After surviving a fall from the roof of her apartment complex, a woman crawls back up to her room, passing a different absurd scenario on each floor.
Notorious Hungarian form-manipulator György Pálfi (“Hukkle,” “Taxidermia”) directs this collection of short films that take place within rooms of the same building. Highlights of the seven vignettes include the story of a couple with a peculiar obsession with cleanliness, a man who reaches enlightenment and then some in a meditation class, and a woman’s unforgettable appointment with a gynecologist.
Pálfi uses these irrational fantasies to allow a surprisingly honest reflection of our lives as humans. Literal thinkers may take issue with the symbolism used here. One audience member in the post-screening Q&A with Pálfi demanded an explicit explanation of the logic behind some of these fantasy sequences, but this isn’t a film operating by the rules of the real world, and that’s what’s so fun about it.
The filmmakers are clearly having a lot of fun with “Free Fall,” too – all seven vignettes are captured with a completely different style. Genres range from sci-fi to sitcom comedy, and each new room offers a new look.
“Free Fall” came out of a need to create a very quick production. Pálfi was financed to create a new film in a short period of time – less than half a year. He and regular collaborator Zsófia Ruttkay developed the concept and wrote the film in two months, shot it in one month, edited for a month and a half, and used the final month for CGI and sound.
The technical production is top notch and not at all a reflection of the short lead times. Albert Márkos and Amon Tobin’s back catalogue provided the slick, dancey soundtrack (although they were not able to write an original score due to the time limitations), and set decorator Tamás Tamási walks away from the film with a feature that could function as his new promo reel, considering the wide variety of looks he was tasked with achieving.
Piroska Molnár stars as the old woman who falls off the roof. She was awarded a special prize at the Chicago International Film Festival last year for her work in “The Notebook” – the film that ended up being my favorite from the fest – and she returns this year in “Free Fall” with a similarly unfaltering contempt for the world. She’s so good that her limited role in the film quickly exposes the one area of production that does end up feeling rushed – the structure.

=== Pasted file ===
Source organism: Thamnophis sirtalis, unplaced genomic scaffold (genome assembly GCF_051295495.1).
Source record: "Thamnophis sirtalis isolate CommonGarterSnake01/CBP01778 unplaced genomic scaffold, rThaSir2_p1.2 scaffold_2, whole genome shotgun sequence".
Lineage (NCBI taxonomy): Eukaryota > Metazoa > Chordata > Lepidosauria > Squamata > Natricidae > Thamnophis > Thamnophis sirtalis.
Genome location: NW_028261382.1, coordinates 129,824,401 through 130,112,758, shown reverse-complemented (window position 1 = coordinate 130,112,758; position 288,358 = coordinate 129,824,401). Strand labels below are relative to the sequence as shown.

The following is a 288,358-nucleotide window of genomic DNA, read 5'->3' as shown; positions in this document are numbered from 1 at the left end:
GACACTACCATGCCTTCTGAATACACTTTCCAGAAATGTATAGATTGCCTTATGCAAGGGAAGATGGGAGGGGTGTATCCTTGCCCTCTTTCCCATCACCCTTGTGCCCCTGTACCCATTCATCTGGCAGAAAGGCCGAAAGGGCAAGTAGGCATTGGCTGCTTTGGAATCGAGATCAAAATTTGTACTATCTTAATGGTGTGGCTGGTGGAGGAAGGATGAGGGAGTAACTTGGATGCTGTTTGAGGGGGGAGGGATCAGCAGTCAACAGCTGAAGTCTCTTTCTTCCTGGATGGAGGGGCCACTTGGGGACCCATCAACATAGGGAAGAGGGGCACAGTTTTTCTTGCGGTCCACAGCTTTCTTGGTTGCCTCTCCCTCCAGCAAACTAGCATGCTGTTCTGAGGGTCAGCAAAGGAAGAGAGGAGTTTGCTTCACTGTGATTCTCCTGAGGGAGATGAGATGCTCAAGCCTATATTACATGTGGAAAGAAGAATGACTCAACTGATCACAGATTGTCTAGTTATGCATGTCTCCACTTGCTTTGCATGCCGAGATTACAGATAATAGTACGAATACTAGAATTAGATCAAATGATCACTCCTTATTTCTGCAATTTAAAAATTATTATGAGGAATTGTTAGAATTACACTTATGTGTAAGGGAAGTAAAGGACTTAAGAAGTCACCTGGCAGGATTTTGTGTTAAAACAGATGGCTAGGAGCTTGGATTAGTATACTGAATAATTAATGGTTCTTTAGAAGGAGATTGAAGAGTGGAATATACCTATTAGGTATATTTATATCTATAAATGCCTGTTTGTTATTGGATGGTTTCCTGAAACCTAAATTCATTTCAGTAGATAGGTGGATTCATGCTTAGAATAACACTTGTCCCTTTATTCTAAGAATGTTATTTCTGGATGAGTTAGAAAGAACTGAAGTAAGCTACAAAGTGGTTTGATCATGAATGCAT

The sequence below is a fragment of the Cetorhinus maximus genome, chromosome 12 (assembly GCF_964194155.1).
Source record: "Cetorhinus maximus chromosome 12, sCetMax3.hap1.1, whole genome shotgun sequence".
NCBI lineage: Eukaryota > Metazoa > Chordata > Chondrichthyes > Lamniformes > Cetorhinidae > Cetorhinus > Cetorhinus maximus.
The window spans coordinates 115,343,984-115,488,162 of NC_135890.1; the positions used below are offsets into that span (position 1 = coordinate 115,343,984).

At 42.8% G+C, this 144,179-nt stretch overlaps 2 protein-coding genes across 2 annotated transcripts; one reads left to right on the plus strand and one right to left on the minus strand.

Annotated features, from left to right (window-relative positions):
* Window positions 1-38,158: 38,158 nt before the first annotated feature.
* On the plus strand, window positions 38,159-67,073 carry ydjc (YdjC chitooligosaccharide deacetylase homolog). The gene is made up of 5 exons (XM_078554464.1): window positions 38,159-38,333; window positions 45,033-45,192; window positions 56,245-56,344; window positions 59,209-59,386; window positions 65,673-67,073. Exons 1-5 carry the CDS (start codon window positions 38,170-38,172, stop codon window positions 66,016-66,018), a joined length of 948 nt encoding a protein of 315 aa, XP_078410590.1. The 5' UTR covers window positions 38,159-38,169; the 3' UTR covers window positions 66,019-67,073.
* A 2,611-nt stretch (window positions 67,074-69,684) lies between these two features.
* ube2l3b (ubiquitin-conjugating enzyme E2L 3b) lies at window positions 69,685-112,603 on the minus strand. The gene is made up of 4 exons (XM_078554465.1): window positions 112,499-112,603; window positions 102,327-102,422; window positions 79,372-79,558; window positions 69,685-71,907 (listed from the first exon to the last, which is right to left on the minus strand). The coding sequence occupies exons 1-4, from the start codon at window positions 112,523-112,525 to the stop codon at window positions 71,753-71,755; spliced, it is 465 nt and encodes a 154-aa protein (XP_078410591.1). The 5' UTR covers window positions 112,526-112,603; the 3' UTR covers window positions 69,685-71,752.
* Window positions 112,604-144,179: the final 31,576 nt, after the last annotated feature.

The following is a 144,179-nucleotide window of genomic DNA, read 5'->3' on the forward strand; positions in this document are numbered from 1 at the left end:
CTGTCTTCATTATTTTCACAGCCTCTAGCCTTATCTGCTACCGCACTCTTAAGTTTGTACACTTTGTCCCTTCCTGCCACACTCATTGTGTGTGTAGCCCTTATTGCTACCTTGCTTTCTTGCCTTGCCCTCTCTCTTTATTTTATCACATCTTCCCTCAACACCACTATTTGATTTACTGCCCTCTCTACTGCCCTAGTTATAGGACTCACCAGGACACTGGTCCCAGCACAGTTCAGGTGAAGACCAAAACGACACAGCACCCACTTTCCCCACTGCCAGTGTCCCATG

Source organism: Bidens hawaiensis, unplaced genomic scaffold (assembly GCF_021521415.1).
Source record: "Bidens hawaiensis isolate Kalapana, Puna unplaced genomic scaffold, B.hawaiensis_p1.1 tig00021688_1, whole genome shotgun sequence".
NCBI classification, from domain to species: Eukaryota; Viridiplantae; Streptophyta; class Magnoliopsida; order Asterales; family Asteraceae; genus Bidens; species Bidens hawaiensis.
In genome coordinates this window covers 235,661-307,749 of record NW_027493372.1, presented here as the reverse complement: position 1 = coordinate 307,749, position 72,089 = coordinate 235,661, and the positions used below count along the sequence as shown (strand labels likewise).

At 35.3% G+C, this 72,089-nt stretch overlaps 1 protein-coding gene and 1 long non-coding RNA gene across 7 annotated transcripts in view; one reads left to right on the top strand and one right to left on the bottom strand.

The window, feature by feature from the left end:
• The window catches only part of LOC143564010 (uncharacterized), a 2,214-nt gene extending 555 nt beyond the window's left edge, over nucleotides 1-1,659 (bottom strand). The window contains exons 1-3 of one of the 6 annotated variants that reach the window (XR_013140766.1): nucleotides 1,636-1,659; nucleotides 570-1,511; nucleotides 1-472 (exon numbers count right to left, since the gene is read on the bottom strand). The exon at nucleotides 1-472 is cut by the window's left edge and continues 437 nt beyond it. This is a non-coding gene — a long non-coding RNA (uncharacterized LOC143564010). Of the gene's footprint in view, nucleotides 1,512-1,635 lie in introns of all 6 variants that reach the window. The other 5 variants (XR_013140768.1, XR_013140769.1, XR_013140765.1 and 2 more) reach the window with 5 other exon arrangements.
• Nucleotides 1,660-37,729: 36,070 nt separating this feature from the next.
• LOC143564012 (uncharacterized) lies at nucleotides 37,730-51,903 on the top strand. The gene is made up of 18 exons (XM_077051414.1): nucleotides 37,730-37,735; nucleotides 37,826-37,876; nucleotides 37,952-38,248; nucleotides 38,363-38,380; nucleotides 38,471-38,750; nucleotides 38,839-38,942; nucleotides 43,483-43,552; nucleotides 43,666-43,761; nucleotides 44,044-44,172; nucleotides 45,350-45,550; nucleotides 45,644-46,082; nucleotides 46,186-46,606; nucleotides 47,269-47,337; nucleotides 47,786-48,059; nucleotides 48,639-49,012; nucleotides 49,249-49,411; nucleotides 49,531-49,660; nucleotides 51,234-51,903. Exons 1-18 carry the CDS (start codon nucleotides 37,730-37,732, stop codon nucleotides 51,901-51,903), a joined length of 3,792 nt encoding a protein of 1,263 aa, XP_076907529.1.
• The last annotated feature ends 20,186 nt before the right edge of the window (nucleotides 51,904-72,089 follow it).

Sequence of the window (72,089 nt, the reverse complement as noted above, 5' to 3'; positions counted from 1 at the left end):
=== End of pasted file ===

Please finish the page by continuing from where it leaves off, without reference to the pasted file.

The woman is meant to thread the needle between the vignettes by passing the doorways that we then enter to witness the goings-on inside, but there’s no clear reason for us to do so. Her involvement in the narrative (as well as one or two of the weaker vignettes with disappointing pay-offs) all feels a bit half-baked. It doesn’t help that the official plot description for the film describes the woman as bearing witness to these various stories, but in actuality she is not around when they’re taking place.
Prior to the screening, Pálfi asked the audience to view the film not as a series of shorts but as a single, cohesive feature. And the cumulative effect of the vignettes does amount to a singular encapsulation of life of Earth, but we are left viewing the stair-climbing woman’s story as an additional vignette rather than the thread that weaves them all together.
Operating at this level of visual delight, though, and after playing with form in the nearly-silent “Hukkle,” the multi-generational “Taxidermia,” and the character-shifting “Final Cut: Hölgyeim és uraim,” Pálfi deserves to be a revelation to American audiences as a Jean-Pierre Jeunet was with “Delicatessen.” Slick, inappropriate, and peppered with dark laughs, “Free Fall” is the film that could do it.
8 out of 10 pointsReturn to CIFF 2014 Coverage
September 25, 2014 (Hungary)
1 hr. 20 min.
György Pálfi, Zsófia Ruttkay
Piroska Molnár, Marina Gera, Csaba Gosztonyi, Zsolt Nagy, Nóra Lili Hörich, Tamás Jordán, Miklós Benedek, Nóra Parti, Zoltán Schmied, Zsolt Trill, Diána Kiss, Géza Hegedüs D., János Váradi, Réka Tenki, Attila Menszátor-Héresz